OAS is within the category of "adverse reactions to food"1-3; it is a distinct pathological entity and is separate from "food allergy," which may or may not be mediated by IgE antibodies, or "contact allergy." All IgE-mediated food allergies are within the category of immediate gastrointestinal hypersensitivity and include type I hypersensitivity reactions, such as anaphylaxis and OAS. OAS is an IgE-mediated type I hypersensitivity sensitization to pollen connected with subsequent cross-reactivity to food allergens. The reaction is against specific proteins and involves the development of specific IgE antibodies. With respect to OAS, these specific allergen proteins are converted to "panallergens," and the IgE antibodies jointly recognize specific pollens and vegetable allergens. OAS typically does not manifest in patients without previous sensitivity to pollen. These vegetable panallergens, which are native to the vegetable, are involved in vegetable defense mechanisms against bacteria, parasites, and fungi, the most common of which are Bet v 1, profilms, and lipid transport proteins.1-4 The proposed issue of cross-reactivity is due to shared epitopes of the structures of both pollen and food allergens. The pollen-specific IgE antibodies may recognize the dietary allergens that share the same epitopes. The IgE allergen complexes bind to the surface of the mast cells (and basophils), which triggers the release of histamine, resulting in OAS symptomatology.1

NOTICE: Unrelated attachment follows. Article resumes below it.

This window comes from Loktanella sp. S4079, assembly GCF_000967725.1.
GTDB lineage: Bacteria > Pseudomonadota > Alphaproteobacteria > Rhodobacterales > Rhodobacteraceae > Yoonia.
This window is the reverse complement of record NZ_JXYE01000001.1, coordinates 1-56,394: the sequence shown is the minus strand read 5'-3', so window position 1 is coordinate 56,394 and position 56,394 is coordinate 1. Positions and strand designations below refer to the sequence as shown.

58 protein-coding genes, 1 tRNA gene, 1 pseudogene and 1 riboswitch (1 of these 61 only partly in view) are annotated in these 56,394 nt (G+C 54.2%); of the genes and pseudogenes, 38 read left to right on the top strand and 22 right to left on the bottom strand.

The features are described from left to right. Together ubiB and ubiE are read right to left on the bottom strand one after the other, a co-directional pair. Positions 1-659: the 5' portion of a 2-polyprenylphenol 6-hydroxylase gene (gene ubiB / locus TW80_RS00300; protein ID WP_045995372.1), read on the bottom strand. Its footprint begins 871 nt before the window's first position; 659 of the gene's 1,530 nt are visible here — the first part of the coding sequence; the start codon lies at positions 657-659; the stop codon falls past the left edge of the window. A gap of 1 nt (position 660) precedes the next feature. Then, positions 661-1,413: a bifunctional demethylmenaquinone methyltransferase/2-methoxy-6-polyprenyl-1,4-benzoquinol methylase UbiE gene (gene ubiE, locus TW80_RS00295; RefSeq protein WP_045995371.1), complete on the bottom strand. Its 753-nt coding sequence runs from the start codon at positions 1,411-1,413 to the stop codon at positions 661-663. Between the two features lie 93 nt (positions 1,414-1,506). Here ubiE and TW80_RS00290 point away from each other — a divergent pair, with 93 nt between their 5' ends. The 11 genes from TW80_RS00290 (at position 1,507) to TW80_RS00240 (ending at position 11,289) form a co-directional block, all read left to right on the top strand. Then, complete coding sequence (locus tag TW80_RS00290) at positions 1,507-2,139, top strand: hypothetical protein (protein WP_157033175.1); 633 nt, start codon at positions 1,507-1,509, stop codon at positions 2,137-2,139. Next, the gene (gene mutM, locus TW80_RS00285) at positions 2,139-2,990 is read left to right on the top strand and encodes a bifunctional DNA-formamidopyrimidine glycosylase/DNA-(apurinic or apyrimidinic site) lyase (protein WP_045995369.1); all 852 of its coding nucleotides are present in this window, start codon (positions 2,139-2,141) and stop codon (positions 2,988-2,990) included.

Bohle et al evaluated major birch pollen allergens after cooking with respect to symptomatology and IgE- and T cell-mediated reactions, both in vitro and in vivo.14 They reported that in vivo the allergens did not cause OAS symptomatology after cooking, although they did report that atopic eczema tended to worsen. In vitro, they reported the loss of the ability to bind IgE and to induce mediator release but with the same activation of Bet v 1-specific T cells as native proteins in cooked food allergens.
The most common OAS pollen allergen is birch pollen, which is implicated in such OAS fruit allergens as kiwi, apple, pear, plum, peach, melon, avocado, tomato, and cherry, and such vegetable allergens as celery, lentils, and peas, and such nut allergens as hazelnut, walnut, and almond (Table 1).3,4,11,15 Other OAS problematic pollens include common weeds, grasses, ragweed, wormwood, and parietaria.1,3,4,6-13
Kondo and Urisu reported initial controversy regarding the definition of OAS,16 in that in 1987 Almot et al first described this phenomenon as allergic symptomology induced by foods with a positive skin test, which mainly produced oral mucosal symptoms.17 Almot et al did not infer any initial association with pollen allergy. In 1988, Ortolani et al further promoted the term OAS and noted an association with birch pollen allergy.18 Valenta and Kraft and Ma et al further defined the term OAS as PFAS so as to avoid confusion between OAS and other food allergies.19,20 OAS was defined as a class 2 food allergy (noting cross-reactivity with a pollen antigen) as compared to a class 1 food allergy (caused by direct intestinal sensitization).6-10 Although OAS clearly is not syndromic, the term OAS has remained the primary descriptive terminology for this condition.1
OAS should be suspected in patients with a known pollen allergy history and in whom oral itching/tingling occurs immediately after eating fresh fruits, vegetables, or nuts. Further confirmation may be attained if the patient has a history of the symptoms being eliminated when eating the offending food(s) cooked, since cooking the particular causative food(s) typically results in the elimination of symptomatology.1,3,4 Such symptoms include tingling, irritation, burning, and/or swelling of the oropharynx, lips, tongue, and palate. The maximum timeframe for symptoms is 1 hour. Symptoms typically are not severe, although some patients may present with more acute local and possibly even systemic symptoms. Although rare, such systemic symptoms include nausea, vomiting, stomach aches, diarrhea, eczema, asthma, hives, and laryngeal edema, and, even more unlikely, anaphylactic shock.